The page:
After the collapse of the USSR, Georgia experienced an economic crisis. In the USSR, it was known as one of the most beautiful republics of the Soviet Union. The cobblestone-lined streets of Tbilisi and the scenic mountain views of Kazbegi, attracted millions. However, after the downfall, there were no tourists. This was just a piece of what Georgia lost, of course it lost Abkhazia and South Ossetia too. The country slipped into civil war, millions lost their jobs, factories closed, and inflation rose exponentially.
GDP Deflator, Inflation, World Bank, CC BY-4.0
GDP Per Capita [PPP], current US$, World Bank, CC BY-4.0
This led to most of the economy shutting down, and millions going hungry. After 1993, Georgia went through en masse political unrest, and there were some reforms, but it was after the Rose Revolution that the economy witnessed severe changes. During Saakashvili’s reign, he made sure he grew the economy and this is seen by GDP per Capita rising. It was then that investment into Georgia rose, tourist arrivals, and the lost industry developed. Shown by the graphs below.
International Tourist Arrivals, Data from World Bank, CC BY-4.0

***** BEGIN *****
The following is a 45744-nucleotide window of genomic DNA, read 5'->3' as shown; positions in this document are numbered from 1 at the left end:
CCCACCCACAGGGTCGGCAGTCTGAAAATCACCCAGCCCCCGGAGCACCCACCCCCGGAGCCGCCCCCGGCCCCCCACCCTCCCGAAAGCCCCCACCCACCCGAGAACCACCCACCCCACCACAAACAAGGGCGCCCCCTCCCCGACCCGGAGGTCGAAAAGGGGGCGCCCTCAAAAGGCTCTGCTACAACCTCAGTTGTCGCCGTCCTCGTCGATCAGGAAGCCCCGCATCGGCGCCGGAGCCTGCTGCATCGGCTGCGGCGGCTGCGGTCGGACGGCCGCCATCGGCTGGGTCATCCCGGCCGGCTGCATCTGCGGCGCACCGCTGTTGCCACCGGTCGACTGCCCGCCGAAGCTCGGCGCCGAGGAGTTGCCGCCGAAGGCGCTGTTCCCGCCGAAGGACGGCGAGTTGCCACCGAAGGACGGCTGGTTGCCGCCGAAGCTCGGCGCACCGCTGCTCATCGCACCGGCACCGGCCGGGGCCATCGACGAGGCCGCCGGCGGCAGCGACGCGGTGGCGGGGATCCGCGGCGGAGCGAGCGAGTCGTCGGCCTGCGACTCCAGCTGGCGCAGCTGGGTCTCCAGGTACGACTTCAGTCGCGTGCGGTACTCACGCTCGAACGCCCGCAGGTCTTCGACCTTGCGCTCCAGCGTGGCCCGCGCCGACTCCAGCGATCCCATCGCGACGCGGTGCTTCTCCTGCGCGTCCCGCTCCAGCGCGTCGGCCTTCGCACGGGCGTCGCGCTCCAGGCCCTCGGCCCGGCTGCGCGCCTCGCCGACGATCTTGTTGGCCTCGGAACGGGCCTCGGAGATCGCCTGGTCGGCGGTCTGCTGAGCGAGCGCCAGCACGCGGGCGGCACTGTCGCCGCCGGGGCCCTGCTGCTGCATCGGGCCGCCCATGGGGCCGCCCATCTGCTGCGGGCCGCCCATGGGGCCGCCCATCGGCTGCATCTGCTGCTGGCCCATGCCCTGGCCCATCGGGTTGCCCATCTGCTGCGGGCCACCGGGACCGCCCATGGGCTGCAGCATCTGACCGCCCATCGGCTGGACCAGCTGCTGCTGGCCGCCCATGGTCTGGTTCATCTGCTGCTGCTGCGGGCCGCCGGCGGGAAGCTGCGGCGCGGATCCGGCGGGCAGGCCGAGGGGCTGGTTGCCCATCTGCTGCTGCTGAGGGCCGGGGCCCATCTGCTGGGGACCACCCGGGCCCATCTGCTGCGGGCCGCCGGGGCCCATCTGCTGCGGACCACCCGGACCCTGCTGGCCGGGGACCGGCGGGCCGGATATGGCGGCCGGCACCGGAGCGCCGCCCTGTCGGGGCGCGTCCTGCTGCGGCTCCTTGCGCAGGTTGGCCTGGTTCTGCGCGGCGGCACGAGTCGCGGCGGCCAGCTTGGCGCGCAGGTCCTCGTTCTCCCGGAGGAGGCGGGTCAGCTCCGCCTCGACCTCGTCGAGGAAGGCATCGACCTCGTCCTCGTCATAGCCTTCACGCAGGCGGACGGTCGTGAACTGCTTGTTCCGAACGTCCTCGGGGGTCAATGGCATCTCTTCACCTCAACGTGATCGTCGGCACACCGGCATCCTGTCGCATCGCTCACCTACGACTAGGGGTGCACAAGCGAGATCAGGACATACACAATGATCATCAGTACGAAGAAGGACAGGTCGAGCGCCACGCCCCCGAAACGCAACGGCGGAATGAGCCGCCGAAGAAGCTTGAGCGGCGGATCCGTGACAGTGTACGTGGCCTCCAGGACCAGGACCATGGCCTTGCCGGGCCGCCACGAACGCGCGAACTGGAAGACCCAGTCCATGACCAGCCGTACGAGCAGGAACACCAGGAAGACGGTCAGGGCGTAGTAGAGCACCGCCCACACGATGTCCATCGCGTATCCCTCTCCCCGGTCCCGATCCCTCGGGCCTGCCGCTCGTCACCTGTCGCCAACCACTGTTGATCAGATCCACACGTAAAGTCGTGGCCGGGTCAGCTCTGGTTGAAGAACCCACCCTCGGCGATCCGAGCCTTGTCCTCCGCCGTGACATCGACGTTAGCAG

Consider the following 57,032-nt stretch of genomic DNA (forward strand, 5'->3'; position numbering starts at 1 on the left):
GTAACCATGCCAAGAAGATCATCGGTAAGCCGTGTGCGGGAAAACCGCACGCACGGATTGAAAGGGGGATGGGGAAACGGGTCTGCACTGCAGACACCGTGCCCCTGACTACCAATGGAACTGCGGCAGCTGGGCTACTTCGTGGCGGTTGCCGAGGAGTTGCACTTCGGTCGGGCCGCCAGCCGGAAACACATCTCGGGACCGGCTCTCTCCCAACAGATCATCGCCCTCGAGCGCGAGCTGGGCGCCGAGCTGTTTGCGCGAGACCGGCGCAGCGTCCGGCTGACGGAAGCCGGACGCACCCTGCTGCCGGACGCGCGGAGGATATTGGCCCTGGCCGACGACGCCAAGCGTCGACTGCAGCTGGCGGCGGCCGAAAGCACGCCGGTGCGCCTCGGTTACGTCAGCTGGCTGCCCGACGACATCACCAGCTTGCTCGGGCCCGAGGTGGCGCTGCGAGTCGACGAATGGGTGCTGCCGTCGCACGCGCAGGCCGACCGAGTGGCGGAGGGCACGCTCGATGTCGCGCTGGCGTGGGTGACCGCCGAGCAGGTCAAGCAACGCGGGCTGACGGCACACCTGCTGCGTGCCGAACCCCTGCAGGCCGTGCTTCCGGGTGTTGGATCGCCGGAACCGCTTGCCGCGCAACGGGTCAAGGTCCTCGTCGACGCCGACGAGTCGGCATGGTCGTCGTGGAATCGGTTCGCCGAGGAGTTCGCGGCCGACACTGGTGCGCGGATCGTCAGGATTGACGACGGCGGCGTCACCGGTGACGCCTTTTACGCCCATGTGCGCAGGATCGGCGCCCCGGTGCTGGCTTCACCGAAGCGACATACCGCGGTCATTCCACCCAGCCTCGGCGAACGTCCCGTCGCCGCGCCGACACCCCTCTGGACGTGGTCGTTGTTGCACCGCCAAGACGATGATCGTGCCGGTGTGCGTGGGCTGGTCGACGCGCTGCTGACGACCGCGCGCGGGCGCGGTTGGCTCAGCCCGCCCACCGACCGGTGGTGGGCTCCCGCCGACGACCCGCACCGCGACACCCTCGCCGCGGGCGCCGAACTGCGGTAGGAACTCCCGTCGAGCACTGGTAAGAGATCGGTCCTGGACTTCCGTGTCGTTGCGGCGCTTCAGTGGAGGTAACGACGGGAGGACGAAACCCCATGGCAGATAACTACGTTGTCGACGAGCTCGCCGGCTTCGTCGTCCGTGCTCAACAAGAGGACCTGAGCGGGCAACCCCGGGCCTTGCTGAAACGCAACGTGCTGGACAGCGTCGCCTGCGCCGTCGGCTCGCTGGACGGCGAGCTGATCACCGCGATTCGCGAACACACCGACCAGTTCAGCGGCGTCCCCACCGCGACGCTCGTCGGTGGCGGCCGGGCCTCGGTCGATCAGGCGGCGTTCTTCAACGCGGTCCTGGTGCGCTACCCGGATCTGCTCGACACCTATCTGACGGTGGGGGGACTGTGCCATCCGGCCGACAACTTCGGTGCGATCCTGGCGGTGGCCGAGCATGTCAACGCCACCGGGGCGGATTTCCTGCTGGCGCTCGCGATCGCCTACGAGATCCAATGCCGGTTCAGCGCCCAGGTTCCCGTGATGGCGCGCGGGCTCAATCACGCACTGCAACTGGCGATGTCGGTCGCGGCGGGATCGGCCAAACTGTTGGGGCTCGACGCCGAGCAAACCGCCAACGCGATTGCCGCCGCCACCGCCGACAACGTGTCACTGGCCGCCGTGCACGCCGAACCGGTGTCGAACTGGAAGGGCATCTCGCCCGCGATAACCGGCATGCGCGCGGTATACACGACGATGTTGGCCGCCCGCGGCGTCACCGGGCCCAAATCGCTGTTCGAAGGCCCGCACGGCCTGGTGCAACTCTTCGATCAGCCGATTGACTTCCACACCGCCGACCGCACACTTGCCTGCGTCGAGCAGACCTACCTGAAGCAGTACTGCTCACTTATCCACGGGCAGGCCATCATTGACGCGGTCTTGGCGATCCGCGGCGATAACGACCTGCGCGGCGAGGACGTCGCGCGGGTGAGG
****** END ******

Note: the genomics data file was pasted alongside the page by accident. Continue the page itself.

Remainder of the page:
FDI Inflows into Georgia [in % of GDP], World Bank, CC BY-4.0
Saakashvili promised economic reforms and delivered, however, he did turn into a totalitarian, Draconian dictator. In 2008, Georgia fought over its territory. Nonetheless, one of his most important legacies were reducing corruption, increased trade, development — e.g., making it easy to do business — and cooperation with the west. Then came another party, which continued his legacy, and continued to develop Georgia with the same tactics he had used — for example the IT sector, and exports. [Happened because of the country’s low crime rate increasing investor psyche, therefore giving them the thumbs up to invest].
Georgia’s trade rating 2005-2013, [1 = low, 6 = high], World Bank, CC BY-4.0
Georgia’s Exports in Billions [current US$], World Bank, CC BY-4.0
Two years ago, Georgia crossed into the very high HDI category. This marks a new era as the country prepares to potentially enter the European Union in the future, and enhances its relations with Brussels. But it stands testament to the Georgian miracle. By far, Georgia is not like the Korean, Singaporean or Japanese miracles, but its fast rise from a war-torn nation in the 1990s to a modern, prosperous, free republic in the Caucasus is miraculous albeit a small victory, but compared to other former-soviet states, and one with no resources, Georgia is a celebratory success story.